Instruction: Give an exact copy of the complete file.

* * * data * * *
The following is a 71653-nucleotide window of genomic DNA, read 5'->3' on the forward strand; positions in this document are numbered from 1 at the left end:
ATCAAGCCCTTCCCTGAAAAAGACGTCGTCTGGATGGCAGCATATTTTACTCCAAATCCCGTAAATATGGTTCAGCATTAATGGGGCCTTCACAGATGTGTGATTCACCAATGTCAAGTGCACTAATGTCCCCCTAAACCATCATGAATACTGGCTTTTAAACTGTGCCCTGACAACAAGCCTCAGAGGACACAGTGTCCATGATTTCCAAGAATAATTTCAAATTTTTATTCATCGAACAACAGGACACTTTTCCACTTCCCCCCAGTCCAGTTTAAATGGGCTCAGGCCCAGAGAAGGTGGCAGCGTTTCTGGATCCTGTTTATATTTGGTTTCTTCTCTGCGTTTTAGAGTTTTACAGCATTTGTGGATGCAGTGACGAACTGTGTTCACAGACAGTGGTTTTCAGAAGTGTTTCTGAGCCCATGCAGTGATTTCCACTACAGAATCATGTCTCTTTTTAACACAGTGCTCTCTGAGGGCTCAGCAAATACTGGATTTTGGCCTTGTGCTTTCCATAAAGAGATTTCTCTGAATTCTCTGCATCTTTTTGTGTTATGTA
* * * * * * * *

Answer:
The following is a 71653-nucleotide window of genomic DNA, read 5'->3' on the forward strand; positions in this document are numbered from 1 at the left end:
ATCAAGCCCTTCCCTGAAAAAGACGTCGTCTGGATGGCAGCATATTTTACTCCAAATCCCGTAAATATGGTTCAGCATTAATGGGGCCTTCACAGATGTGTGATTCACCAATGTCAAGTGCACTAATGTCCCCCTAAACCATCATGAATACTGGCTTTTAAACTGTGCCCTGACAACAAGCCTCAGAGGACACAGTGTCCATGATTTCCAAGAATAATTTCAAATTTTTATTCATCGAACAACAGGACACTTTTCCACTTCCCCCCAGTCCAGTTTAAATGGGCTCAGGCCCAGAGAAGGTGGCAGCGTTTCTGGATCCTGTTTATATTTGGTTTCTTCTCTGCGTTTTAGAGTTTTACAGCATTTGTGGATGCAGTGACGAACTGTGTTCACAGACAGTGGTTTTCAGAAGTGTTTCTGAGCCCATGCAGTGATTTCCACTACAGAATCATGTCTCTTTTTAACACAGTGCTCTCTGAGGGCTCAGCAAATACTGGATTTTGGCCTTGTGCTTTCCATAAAGAGATTTCTCTGAATTCTCTGCATCTTTTTGTGTTATGTA